A local regulation to control the psychoactive substances Kratom and Delta 8 will be going to the town counsel soon. These substances are already banned by the state, but local regulation will allow enforcement.
Mental Health Task Force update
The Mental Health Task Force met on April 10 and discussed their participation in the upcoming Healthy Kids Fair at the YMCA on April 29 from 11 am.-.1:30 p.m. There will be a table there with lots of information available.
The weekly Marblehead Current publication has offered the MHTF a monthly column that will discuss mental health issues. A subcommittee is already working on this.
The MHTF is applying to the Health Department for the following ARPA funds: $2,500 for promotional materials, advertising, and website maintenance and monthly updates; $7,500 for a young adult and adult speaker series. The total is $10,000. This was approved by the board.
Dan Bauer, principal for MHS, a valued member, will be leaving the task force as he takes on a new job. Michele Carlson, the new principal for MHS, was suggested as his replacement. Her appointment was approved by the board.
Transfer Station update
The Health Department director, the architect and civil engineer will soon go before the Massachusetts Department of Environmental Protection to see if the further transfer station renovations will be seen as a new project or a revised one, given that the landfill had been closed. If it is deemed a “new” project, there will be a four-month delay as the project is certified; if a “revised” one, then the next steps in the renovation can proceed more rapidly.
Transfer Station fee schedule
Petty attended a Massachusetts recycling committee recently and met several vendors who recycle freon (the refrigerant). Currently, the Transfer Station does not take any appliance that has freon. The vendor would come to the Transfer Station, remove the freon, and the Transfer Station could begin taking air conditioners, refrigerators, freezers, etc. The cost would be $25 per unit. (The vendor would come only after 25 units had been brought.) The process would be similar to televisions — pay for the sticker, attach to the unit, etc. (Note: If it is a refrigerator, the doors have to be removed.) Petty is looking into vendors to recycle propane tanks (20 lb. and 1 lb.).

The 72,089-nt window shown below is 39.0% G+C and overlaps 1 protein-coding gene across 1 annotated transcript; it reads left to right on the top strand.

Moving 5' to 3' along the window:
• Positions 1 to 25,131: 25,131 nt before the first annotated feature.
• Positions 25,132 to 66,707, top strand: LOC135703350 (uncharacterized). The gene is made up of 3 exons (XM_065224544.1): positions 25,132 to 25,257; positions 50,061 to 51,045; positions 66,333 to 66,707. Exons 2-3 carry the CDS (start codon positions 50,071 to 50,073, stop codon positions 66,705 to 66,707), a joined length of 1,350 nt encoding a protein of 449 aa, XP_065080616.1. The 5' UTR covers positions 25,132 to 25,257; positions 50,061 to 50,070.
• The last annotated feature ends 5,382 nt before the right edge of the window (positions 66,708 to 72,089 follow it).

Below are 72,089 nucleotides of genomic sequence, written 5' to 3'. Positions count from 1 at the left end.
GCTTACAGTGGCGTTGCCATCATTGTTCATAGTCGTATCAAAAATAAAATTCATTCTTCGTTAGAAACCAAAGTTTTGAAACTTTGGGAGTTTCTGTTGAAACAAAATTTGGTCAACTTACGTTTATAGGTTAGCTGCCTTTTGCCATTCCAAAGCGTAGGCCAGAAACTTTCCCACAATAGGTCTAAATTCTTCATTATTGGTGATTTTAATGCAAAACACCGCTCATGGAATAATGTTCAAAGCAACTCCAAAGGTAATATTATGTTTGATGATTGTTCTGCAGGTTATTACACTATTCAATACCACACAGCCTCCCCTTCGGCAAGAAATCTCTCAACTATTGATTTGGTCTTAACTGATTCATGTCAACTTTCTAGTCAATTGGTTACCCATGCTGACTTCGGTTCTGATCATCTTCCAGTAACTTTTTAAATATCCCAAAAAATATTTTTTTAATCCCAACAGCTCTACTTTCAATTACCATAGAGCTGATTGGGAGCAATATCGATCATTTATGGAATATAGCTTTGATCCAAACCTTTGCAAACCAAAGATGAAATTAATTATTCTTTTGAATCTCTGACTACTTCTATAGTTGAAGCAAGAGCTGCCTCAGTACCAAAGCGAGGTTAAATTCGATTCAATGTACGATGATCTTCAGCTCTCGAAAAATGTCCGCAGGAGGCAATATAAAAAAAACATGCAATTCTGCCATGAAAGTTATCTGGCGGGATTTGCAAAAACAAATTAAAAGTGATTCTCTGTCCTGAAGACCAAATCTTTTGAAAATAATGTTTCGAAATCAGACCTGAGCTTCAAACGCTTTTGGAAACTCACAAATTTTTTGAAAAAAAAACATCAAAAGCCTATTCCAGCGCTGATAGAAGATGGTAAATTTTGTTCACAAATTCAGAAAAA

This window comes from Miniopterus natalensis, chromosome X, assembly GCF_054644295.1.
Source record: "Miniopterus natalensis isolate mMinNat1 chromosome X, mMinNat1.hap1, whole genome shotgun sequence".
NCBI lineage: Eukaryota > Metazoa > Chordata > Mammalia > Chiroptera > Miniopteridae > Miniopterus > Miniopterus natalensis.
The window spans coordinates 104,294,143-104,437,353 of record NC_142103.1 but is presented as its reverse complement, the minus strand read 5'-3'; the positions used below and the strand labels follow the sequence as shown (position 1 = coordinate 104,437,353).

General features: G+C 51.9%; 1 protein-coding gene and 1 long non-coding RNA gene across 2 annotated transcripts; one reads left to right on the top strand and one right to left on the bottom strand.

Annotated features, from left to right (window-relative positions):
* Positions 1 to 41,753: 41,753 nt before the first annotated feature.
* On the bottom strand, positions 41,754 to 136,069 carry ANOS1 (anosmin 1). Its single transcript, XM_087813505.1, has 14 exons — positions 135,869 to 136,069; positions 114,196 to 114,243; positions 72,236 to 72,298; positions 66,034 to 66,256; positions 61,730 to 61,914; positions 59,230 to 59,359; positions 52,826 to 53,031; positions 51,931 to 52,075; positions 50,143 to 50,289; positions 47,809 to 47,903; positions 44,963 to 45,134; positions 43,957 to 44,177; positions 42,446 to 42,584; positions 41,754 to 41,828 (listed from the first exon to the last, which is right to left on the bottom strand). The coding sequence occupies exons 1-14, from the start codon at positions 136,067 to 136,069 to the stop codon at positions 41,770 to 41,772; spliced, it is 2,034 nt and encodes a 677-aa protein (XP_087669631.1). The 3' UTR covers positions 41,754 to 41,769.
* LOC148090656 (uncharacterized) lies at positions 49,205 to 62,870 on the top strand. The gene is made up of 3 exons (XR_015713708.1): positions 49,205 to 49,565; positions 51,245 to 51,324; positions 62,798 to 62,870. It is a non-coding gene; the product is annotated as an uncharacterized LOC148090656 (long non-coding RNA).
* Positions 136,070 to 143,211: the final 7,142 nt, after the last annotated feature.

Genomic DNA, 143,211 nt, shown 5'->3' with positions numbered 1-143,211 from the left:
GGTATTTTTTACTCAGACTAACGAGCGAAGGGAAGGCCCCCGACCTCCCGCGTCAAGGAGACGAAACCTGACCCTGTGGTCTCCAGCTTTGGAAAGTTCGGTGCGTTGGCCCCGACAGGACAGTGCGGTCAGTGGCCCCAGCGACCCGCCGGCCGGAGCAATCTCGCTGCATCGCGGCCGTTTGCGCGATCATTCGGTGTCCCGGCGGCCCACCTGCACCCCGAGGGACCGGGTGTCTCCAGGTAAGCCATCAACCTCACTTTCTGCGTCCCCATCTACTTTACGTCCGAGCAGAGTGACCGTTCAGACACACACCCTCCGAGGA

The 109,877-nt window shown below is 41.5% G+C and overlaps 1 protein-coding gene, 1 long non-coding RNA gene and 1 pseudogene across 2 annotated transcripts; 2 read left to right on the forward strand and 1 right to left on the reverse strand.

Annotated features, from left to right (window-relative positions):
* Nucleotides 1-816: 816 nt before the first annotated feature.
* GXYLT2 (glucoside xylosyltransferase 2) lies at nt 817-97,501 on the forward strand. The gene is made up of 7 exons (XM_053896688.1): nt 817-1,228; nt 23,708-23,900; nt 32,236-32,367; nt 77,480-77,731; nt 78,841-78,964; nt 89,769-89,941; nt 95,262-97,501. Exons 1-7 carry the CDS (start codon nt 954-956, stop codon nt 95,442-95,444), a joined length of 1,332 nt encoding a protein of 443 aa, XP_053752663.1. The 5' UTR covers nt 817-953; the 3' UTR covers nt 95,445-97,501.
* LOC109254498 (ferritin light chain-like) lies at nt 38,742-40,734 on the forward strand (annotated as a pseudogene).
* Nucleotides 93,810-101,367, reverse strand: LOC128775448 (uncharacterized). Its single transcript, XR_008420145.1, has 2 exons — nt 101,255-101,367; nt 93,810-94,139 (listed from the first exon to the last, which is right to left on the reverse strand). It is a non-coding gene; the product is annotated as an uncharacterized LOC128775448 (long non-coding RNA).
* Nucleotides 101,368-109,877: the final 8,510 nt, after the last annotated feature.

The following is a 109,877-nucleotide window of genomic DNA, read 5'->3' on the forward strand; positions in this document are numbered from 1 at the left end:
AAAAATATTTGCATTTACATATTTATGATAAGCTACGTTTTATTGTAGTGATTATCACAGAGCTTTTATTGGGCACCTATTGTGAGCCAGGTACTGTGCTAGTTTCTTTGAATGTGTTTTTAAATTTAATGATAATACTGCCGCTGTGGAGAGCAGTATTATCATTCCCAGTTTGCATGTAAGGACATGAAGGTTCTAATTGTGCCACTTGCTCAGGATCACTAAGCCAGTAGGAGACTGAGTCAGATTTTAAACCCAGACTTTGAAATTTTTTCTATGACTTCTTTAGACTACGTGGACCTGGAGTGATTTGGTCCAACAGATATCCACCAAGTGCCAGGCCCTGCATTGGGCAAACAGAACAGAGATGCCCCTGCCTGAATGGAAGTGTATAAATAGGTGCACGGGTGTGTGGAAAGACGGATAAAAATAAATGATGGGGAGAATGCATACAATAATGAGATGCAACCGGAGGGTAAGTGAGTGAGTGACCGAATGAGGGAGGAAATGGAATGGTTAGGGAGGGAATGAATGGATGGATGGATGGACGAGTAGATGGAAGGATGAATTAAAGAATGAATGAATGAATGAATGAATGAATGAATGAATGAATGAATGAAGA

The North Shore Public Health coalition (Swampscott, Lynn, Marblehead, Danvers, Beverly, and Salem) are working on a body art regulation, including micro blading, tattooing, etc.
Sun safety: All town employees who work outside will be provided with sunscreen, lifeguards’ umbrellas, etc.
Narcan for overdoses: There are 24 kits at the office, each has two narcan units, fentanyl test strips (concern is about “press pills,” which often have unknown compounds), nitro gloves and a face barrier for CPR. No questions about the kits will be asked.
Massachusetts new behavioral health hotline: Card with info is at the office: 833-773-2445, available 24 hours a day, seven days a week, 365 days a year.
New program for North Shore mothers: New mothers can have a home visit by a local nurse to answer questions. This is a one-time visit, and a new mother has to call for the service.
Diaper drive: The acceptance of new unopened diapers at the Health Department ends on April 28.
COVID test kits: Still available outside the Health Department office (these have an expiration date of September); after May 11, the kits won’t be provided, and people will have to use health insurance to obtain them from a clinic or doctor’s office.
The meeting was adjourned and the next scheduled for May 9.